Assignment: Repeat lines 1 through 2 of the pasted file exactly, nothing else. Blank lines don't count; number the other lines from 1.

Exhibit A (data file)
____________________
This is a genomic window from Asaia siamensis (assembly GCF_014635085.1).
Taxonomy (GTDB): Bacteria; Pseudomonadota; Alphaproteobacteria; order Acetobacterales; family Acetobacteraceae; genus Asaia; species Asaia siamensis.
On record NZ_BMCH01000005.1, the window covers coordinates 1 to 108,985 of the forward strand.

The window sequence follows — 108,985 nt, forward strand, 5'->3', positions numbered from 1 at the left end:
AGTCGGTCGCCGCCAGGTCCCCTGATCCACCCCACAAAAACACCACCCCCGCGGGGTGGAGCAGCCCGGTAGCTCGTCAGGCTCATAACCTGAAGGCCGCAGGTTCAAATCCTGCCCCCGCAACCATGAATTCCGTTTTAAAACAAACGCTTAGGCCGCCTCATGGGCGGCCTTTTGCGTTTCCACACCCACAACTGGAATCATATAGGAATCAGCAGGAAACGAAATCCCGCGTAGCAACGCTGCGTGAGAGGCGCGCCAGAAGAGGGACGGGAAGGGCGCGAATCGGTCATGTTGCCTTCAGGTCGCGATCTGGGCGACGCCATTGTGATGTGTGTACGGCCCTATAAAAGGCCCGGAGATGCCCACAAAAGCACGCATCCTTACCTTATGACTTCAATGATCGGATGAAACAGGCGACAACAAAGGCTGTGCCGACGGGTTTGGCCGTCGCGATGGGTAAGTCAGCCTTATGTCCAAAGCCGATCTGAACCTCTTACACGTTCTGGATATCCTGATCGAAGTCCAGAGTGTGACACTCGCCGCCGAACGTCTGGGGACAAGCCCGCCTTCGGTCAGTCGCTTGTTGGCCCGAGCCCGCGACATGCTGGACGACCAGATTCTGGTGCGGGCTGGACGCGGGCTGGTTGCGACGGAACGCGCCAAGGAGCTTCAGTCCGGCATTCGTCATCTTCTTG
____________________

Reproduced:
This is a genomic window from Asaia siamensis (assembly GCF_014635085.1).
Taxonomy (GTDB): Bacteria; Pseudomonadota; Alphaproteobacteria; order Acetobacterales; family Acetobacteraceae; genus Asaia; species Asaia siamensis.